Expanding Approvals Rule

From Electowiki
Jump to navigation Jump to search

The Expanding Approvals Rule (EAR), can be thought of as a sequential PR version of Bucklin Voting which can use the Droop quota. It works by first examining the 1st rank; any candidate with a Droop quota of 1st choices is elected, and a Droop quota of the ballots ranking them 1st are spent. Then, it examines both the 1st and 2nd ranks; any candidate ranked either 1st or 2nd by a Droop quota of ballots is elected, and a Droop quota of the ballots ranking them either 1st or 2nd are spent. And so on, until all ranks have been examined.

By analogy to the single transferable vote, the Expanding Approvals Rule is also known as Bucklin transferable vote (BTV).[1]

Semi-solid coalitions[edit | edit source]

Semi-solid coalitions are groups of voters who rank some candidates above all others, but some voters in the group may rank other candidates above the candidates the group ranked above all others. EAR is claimed by its creators to always elect from Droop semi-solid coalitions.[2]

According to the paper,

(4) EAR addresses a criticism of Tideman (2006):[3] “Suppose there are voters who would be members of a solid coalition except that they included an “extraneous” candidate, which is quickly eliminated among their top choices. These voters’ nearly solid support for the coalition counts for nothing which seems to me inappropriate.” We demonstrate the last flaw of QBS pointed out by Tideman in the explicit example below. EAR does not have this flaw.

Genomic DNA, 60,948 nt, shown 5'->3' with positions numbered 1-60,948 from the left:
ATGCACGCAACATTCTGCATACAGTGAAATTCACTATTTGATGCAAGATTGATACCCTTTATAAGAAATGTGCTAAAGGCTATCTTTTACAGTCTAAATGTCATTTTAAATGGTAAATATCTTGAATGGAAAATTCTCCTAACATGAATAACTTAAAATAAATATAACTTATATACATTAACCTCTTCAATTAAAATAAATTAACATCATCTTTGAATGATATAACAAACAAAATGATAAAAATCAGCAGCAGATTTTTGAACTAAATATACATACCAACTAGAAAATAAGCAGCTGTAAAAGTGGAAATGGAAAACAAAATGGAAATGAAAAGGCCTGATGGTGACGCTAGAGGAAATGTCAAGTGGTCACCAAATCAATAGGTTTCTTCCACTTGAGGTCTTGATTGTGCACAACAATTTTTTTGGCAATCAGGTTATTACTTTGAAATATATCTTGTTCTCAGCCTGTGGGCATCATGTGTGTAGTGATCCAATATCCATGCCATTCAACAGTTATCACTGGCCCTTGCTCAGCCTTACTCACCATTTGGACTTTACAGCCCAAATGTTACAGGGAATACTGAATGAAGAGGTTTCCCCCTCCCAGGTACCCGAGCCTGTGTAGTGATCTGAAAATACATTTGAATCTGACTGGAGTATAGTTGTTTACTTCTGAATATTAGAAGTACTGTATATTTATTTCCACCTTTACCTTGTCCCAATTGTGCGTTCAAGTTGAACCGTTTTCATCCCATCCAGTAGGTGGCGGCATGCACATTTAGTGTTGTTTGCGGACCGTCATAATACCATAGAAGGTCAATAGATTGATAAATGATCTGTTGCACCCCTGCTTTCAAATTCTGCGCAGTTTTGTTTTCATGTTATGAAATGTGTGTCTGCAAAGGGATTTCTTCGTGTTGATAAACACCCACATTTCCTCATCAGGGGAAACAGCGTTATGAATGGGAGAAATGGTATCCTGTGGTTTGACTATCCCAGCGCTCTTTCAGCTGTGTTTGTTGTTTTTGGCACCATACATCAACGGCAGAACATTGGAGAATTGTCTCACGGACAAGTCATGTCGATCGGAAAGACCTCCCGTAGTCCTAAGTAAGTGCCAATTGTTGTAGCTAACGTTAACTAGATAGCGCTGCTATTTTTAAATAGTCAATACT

Example 7 Consider the profile with 9 voters and where k [number of winners] = 3.

1 : c1, c2, c3, e1, e2, e3, e4, d1

2 : c2, c3, c1, e1, e2, e3, e4, d1

3 : c3, c1, d1, c2, e1, e2, e3, e4

4 : e1, e2, e3, e4, c1, c2, c3, d1

5 : e1, e2, e3, e4, c1, c2, c3, d1

6 : e1, e2, e3, e4, c1, c2, c3, d1

7 : e1, e2, e3, e4, c1, c2, c3, d1

8 : e1, e2, e3, e4, c1, c2, c3, d1

9 : e1, e2, e3, e4, c1, c2, c3, d1

In the example, {e1, e2, e3} is the outcome of QBS. Although PSC is not violated for voters in {1, 2, 3} but the outcome appears to be unfair to them because they almost have a solid coalition. Since they form one-third of the electorate they may feel that they deserve that at least one candidate such as c1, c2 or c3 should be selected. In contrast, it was shown in Example 5 that EAR does not have this flaw and instead produces the outcome {e1, e2, c1}.

Notes[edit | edit source]

2-winner example:

10: A>B>C

10: D>B>C

6 E

6 F

EAR elects B and C here. Yet arguably A and D are better from the perspective of PSC, since they are the 1st choices of the voters represented by B and C.

One possible way to elect A and D here might be to somehow use EAR to apportion seats to groups of voters (i.e. guarantee that the 20 B>C voters will get both seats on account of them being able to split into two groups of 10, larger than any other group), then rerun the election (with a new reduced quota, A and D are each the 1st choices of half of the voters and would thus win). Such an idea might be best implemented by using a highest averages method to reweight ballots, similar to SPAV.

References[edit | edit source]

  1. "Declaration; are you ready to sign?". Election-methods mailing list archives. 2011-10-01.
  2. Aziz, Haris; Lee, Barton E. (2019-08-09). "The expanding approvals rule: improving proportional representation and monotonicity". Social Choice and Welfare. Springer Science and Business Media LLC. 54 (1): 1–45. doi:10.1007/s00355-019-01208-3. ISSN 0176-1714.
  3. Tideman, N. (2006). Collective Decisions and Voting: The Potential for Public Choice. Ashgate. ISBN 978-0-7546-4717-1. Retrieved 2020-02-05.